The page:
LightweightsWill Brooks (19-1) vs. Alex Oliveira (15-3-1)
THE MATCHUP: Oliveira is officially a lightweight, but in his UFC career, he has competed twice as often at 170 pounds and never looked small for the division. He will be one inch taller than Brooks, with a wingspan six inches longer. Brooks notched an impressive win in his UFC debut, besting Ross Pearson in an exciting, back-and-forth fight, but the former Bellator MMA champ needs a decisive win over a fighter at Oliveira’s level to cement himself as an elite fighter in the UFC’s stacked lightweight division.
Oliveira is a powerful and awkward opponent. He is at his best counterpunching, clipping smaller opponents who feel compelled to close the gap at all costs. He is much more vulnerable when he attempts to lead the dance, thanks to his unorthodox striking technique. The lunges and leaps that make up Oliveira’s striking game often lead him right into the clinch. His size also helps him there and in top position on the ground. In both phases, Oliveira is aggressive and dangerous, if not always perfectly technical.
Brooks also happens to be a clinch specialist, however. If Oliveira is really as strong as he seems, then this will be an interesting test for Brooks’ inside game. Brooks makes excellent use of collar ties, head pressure and wrist control to set up quick, gut-wrenching knees, and he will happily use these strikes to set up and transition into a takedown. Brooks, too, is effective from top position. He is noticeably more conscious of position and control than Oliveira, but, being an American Top Team fighter, his ground striking is nothing at which to sneeze. Brooks is particularly effective at striking from inside the guard.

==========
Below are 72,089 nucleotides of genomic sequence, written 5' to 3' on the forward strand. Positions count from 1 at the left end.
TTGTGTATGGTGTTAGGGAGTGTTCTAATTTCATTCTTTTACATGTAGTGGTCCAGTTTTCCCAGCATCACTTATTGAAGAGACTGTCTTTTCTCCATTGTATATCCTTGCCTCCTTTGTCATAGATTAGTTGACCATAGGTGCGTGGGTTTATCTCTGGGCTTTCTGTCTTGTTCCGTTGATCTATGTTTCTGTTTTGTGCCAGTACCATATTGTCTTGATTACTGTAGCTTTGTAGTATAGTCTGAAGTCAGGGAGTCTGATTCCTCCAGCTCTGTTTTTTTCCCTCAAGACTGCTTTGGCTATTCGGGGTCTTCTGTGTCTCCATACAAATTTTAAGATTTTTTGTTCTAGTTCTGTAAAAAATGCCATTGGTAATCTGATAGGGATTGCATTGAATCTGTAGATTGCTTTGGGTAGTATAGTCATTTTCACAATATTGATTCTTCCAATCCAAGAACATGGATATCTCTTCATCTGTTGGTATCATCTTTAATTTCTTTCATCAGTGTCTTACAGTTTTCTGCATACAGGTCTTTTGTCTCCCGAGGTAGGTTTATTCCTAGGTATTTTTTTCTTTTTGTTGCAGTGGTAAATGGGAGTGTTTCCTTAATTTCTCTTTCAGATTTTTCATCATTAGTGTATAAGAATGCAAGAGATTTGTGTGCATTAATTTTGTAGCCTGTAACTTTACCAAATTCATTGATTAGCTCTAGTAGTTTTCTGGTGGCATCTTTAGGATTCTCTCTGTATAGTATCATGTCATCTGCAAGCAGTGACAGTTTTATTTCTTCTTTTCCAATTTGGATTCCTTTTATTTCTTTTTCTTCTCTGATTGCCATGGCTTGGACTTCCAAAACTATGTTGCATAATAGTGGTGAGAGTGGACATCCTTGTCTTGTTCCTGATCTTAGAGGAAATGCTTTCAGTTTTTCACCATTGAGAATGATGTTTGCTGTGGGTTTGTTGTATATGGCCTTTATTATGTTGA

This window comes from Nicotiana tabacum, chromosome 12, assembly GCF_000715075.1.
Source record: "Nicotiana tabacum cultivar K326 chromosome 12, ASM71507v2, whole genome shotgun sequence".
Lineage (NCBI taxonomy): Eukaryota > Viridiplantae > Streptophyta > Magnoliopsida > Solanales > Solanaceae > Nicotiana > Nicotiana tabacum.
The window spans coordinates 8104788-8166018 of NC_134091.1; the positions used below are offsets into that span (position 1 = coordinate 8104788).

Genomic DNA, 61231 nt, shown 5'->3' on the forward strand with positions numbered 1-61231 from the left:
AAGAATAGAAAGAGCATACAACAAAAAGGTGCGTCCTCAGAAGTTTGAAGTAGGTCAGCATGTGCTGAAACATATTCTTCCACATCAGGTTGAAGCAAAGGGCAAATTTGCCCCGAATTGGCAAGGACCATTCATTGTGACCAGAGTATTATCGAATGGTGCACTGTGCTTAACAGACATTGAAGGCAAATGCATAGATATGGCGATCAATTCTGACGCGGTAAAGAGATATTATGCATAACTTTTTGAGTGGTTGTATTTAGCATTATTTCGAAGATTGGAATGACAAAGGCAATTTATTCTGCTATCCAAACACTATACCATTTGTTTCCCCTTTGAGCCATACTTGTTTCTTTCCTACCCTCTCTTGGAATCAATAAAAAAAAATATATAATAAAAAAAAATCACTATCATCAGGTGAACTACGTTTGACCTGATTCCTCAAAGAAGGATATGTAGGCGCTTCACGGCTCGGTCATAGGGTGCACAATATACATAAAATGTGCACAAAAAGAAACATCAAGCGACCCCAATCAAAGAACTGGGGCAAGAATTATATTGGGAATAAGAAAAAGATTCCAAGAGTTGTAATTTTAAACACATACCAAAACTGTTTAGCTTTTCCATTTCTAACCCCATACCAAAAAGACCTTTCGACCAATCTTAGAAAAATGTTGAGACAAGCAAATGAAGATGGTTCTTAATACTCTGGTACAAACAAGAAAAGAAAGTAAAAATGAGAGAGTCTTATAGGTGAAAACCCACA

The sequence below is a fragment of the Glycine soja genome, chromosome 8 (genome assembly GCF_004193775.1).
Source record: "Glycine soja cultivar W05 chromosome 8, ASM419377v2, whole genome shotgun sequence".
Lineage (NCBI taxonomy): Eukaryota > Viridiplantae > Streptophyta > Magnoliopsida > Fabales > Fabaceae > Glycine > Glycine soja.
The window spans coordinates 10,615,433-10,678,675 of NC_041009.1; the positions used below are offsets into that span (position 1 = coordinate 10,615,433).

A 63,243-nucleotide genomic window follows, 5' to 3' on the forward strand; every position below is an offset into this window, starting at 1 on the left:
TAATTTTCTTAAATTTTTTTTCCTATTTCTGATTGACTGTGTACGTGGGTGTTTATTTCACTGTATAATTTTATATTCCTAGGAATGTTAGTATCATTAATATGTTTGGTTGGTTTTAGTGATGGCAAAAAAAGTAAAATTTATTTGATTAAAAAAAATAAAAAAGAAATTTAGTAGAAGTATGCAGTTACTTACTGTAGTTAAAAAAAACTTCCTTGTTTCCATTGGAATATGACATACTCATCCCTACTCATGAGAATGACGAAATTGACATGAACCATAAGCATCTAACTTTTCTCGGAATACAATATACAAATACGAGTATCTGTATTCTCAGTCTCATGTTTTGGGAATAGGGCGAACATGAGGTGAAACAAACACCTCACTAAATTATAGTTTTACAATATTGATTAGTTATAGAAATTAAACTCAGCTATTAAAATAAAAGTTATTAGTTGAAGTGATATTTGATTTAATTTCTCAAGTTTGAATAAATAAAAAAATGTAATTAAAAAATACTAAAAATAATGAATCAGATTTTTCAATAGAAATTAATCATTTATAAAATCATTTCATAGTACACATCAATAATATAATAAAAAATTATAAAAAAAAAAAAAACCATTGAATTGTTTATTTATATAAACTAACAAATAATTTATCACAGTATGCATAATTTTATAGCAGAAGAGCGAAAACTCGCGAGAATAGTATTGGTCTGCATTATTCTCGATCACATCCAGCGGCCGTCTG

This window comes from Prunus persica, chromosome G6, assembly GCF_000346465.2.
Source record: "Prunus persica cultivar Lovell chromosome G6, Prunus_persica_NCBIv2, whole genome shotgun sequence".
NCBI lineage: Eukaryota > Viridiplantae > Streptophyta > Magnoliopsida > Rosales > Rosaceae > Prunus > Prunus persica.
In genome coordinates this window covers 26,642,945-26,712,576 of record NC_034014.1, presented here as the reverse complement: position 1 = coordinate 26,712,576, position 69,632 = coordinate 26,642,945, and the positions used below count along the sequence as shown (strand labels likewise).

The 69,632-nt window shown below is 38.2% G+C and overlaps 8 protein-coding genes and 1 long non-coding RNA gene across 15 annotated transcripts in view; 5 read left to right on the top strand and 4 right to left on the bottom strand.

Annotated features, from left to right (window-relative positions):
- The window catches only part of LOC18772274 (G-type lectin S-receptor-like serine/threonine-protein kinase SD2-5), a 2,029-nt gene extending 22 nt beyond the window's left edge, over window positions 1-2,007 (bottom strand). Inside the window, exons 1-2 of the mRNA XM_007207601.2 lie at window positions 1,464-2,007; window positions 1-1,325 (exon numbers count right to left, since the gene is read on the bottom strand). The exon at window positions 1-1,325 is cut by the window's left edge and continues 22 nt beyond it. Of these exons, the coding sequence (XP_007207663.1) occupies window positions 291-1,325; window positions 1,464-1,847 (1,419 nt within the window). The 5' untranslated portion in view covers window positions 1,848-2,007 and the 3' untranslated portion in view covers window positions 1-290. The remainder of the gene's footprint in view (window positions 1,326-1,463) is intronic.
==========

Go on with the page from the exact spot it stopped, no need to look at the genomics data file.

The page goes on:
Though a gifted wrestler and grappler, Brooks will not be forced to tangle with Oliveira should the Brazilian’s size and strength prove problematic. Brooks is an excellent out-fighter, specializing in jabbing from both stances. Though he does not possess knockout power, Brooks is extremely explosive and times his strikes quite well. He also has a keen understanding of location: Brooks rarely finds himself backed into a corner. Rather, he senses when he is nearing the fence and, using a combination of feints, footwork and strikes, works his way back out into open space, where his speed is a valuable weapon. Brooks is an effective takedown artist from this range, as well, usually preferring to set up a double-leg with his jab or hit a reactive takedown as his opponent closes the gap.
THE ODDS: Brooks (-260), Oliveira (+215)
THE PICK: Oliveira is dangerous and particularly so for Brooks, if the former Bellator champ does not respect his advantages. Oliveira is precisely the level of opponent which Brooks should be able to easily beat -- and precisely the kind of opponent who could punish him severely for thinking that way. Brooks has always been an excellent adaptive fighter, however, and he is more technical than Oliveira in just about every phase. Expect Brooks to evade Oliveira’s punches and take down the big man when he begins to chase. The pick is Brooks by unanimous decision.
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